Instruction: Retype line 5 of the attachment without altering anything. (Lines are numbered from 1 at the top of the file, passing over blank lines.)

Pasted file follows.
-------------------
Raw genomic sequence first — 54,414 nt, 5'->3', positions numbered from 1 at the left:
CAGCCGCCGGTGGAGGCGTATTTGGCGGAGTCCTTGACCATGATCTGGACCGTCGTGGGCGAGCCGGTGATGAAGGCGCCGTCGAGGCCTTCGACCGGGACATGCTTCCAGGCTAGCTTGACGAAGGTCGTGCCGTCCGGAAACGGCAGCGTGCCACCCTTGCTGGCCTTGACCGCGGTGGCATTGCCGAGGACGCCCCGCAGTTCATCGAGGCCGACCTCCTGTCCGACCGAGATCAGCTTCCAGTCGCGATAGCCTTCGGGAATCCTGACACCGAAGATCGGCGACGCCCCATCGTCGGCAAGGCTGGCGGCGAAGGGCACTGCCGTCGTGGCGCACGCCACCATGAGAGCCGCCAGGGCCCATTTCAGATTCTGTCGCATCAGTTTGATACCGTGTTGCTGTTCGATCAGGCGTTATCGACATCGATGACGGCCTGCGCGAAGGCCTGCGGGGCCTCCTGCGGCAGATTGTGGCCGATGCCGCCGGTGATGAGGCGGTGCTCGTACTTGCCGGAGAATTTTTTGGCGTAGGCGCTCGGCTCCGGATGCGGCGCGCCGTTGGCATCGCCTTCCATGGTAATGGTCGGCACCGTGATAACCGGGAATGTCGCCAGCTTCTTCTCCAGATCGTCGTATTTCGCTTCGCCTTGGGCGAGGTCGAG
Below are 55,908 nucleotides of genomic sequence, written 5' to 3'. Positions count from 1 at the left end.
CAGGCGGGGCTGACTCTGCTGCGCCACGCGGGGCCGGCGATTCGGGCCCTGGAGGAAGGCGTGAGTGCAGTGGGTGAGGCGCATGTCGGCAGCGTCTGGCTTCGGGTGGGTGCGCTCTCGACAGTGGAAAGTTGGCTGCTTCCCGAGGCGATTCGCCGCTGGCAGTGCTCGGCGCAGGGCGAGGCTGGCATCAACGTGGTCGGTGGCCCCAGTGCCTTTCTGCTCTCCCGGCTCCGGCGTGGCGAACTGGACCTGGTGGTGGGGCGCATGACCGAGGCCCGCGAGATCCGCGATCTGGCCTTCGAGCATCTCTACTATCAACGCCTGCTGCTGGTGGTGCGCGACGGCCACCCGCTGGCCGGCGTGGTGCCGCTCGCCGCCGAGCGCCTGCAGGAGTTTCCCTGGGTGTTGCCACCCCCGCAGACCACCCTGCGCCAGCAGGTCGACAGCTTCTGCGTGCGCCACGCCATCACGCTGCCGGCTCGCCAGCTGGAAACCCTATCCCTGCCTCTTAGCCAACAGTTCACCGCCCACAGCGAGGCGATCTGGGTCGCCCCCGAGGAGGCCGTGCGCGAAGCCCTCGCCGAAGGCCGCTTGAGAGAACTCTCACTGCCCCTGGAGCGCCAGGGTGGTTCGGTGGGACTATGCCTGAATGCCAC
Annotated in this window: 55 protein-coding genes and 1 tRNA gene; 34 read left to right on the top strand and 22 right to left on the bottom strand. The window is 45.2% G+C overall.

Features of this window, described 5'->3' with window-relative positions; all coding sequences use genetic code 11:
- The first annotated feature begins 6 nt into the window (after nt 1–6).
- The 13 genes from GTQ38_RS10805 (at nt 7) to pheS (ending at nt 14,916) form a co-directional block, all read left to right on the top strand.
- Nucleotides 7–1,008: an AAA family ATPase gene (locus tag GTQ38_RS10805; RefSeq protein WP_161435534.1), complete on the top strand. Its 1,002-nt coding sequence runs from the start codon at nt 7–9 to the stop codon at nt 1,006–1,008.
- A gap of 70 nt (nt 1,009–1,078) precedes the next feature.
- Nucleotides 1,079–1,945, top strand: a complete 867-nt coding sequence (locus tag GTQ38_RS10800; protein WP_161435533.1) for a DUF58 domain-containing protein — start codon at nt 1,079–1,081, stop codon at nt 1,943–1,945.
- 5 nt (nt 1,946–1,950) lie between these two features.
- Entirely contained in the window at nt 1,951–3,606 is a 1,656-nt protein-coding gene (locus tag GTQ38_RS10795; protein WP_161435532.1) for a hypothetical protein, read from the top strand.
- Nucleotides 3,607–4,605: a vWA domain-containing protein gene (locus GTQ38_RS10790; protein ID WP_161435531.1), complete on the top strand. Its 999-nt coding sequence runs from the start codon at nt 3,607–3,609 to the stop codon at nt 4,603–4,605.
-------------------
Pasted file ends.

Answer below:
Annotated in this window: 55 protein-coding genes and 1 tRNA gene; 34 read left to right on the top strand and 22 right to left on the bottom strand. The window is 45.2% G+C overall.